Post war

In 1950, Leigh Fermor's first book, "The Traveller's Tree" was published about his post-war travels in the Caribbean. The book won the Heinemann Foundation Prize for Literature and established his career path. He went on to write several further books of his journeys, including "Mani" and "Roumeli" of his travels on mule and foot around remote parts of Greece. Many critics and discerning readers regard his 1977 "A Time of Gifts" as one the very greatest travel books in the English language. He translated the manuscript, "The Cretan Runner", written by his former subordinate on Crete during the war, the dispatch runner George Psychoundakis, and had it published. He also wrote a novel, "The Violins of Saint-Jacques", which was turned into an opera by Malcolm Williamson.

Leigh Fermor's extraordinary charm and gift for bridging the cultural divide between the United Kingdom and the Hellenic world (for which he was knighted in 2004) was vividly described by his close friend, Lawrence Durrell, in "Bitter Lemons" (1957). During this difficult period which saw the outbreak of the Cypriot insurgency against continued British rule in 1955, an episode which severely strained Anglo-Hellenic relations, Durrell describes how Leigh Fermor visited his villa in Bellapaix: "After a splendid dinner by the fire he starts singing, songs of Crete, Athens, Macedonia. When I go out to refill the ouzo bottle...I find the street completely filled with people listening in utter silence and darkness. Everyone seems struck dumb. 'What is it?' I say, catching sight of Frangos. 'Never have I heard of Englishmen singing Greek songs like this!' Their reverent amazement is touching; it is as if they want to embrace Paddy wherever he goes." (pp.103-4)

Later years

After many years together, Leigh Fermor was married in 1968 to the Hon. Joan Elizabeth Rayner, née Eyres Monsell, daughter of Viscount Monsell, who accompanied him on many of his travels until her death in Kardamyli in June 2003 aged 91. They lived part of the year in their house in an olive grove in the Mani Peninsula, southern Peloponnese, and part of the year in Worcestershire.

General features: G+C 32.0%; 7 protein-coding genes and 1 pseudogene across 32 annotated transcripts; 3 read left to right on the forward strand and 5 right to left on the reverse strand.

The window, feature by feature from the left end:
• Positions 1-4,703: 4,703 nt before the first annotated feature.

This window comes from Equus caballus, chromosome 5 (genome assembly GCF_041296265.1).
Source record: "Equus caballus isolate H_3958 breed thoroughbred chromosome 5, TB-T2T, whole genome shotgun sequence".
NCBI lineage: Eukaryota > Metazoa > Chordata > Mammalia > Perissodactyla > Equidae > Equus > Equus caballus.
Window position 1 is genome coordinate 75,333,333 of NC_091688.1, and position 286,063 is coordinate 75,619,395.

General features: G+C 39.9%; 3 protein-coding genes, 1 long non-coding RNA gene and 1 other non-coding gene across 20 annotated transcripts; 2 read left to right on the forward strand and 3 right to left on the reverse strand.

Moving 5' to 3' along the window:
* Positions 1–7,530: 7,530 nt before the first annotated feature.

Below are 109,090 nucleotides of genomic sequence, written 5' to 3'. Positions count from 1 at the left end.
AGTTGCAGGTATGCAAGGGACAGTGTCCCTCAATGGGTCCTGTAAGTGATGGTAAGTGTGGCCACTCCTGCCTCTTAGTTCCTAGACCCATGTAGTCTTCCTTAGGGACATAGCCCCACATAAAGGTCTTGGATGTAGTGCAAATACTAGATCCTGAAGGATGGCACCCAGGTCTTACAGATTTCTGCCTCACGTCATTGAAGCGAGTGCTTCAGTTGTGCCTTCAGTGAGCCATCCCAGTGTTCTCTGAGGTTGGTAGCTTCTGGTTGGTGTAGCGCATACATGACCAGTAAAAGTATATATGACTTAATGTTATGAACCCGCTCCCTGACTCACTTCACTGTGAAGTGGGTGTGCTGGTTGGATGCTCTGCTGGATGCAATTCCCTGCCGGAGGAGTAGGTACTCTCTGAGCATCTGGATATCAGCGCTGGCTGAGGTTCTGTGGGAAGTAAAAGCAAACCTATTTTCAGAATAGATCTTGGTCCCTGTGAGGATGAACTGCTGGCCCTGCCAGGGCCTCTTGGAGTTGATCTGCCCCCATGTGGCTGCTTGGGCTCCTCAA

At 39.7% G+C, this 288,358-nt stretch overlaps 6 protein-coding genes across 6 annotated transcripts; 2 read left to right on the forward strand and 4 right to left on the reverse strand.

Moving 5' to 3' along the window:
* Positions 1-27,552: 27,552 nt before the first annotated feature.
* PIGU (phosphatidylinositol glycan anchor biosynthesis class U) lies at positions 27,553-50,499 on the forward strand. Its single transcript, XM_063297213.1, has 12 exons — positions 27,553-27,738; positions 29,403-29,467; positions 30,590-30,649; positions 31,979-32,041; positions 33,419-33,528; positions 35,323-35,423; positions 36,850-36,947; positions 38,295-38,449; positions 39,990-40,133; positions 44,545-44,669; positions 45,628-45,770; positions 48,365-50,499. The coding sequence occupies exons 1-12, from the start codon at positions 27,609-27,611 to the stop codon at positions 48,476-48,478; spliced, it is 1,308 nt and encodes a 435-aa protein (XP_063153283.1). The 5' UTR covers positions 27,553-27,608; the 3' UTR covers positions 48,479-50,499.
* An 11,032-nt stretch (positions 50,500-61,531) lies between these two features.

In February 2004 Patrick Leigh Fermor accepted the knighthood which he had declined in 1991; [ [http://www.telegraph.co.uk/opinion/main.jhtml?xml=/opinion/2004/01/04/do0410.xml Daily Telegraph profile] ] in February 2007, the Greek government made him Commander of the Order of the Phoenix. At the same time, it emerged that, for the first time, he had decided to work using a typewriter - having written all his books long-hand until then. [ [http://books.guardian.co.uk/news/articles/0,,2025178,00.html Literary legend learning to type at 92 | News | guardian.co.uk Books ] ]

Legacy

His life and work were profiled by fellow travel writer Benedict Allen in the documentary series "Travellers' Century" (2008) on BBC Four.

Books

* "The Traveller's Tree" (1950)
* "The Violins of Saint-Jacques" (1953)
* "A Time to Keep Silence" (1957)
* "Mani - Travels in the Southern Peloponnese" (1958)
* "Roumeli" (1966)
* "A Time of Gifts" (1977)
* "Between the Woods and the Water" (1986)
* "Three Letters from the Andes" (1991)
* "Words of Mercury" (2003) edited by Artemis Cooper

References

External links

* [http://news.bbc.co.uk/1/hi/magazine/3482547.stm Faces of the Week - you can hear Leigh Fermor's voice there]
* [http://www.era-ewv-ferp.com/index.php?page_id=29 Long Distance Paths E6, E8 and E3 trace similar routes across Europe]
* [http://www.crete1941.com Official site of the documentary film "The 11th Day" which contains an extensive interview with Sir Patrick Leigh Fermor, and documents the Battle of Trahili, filmed in 2003.]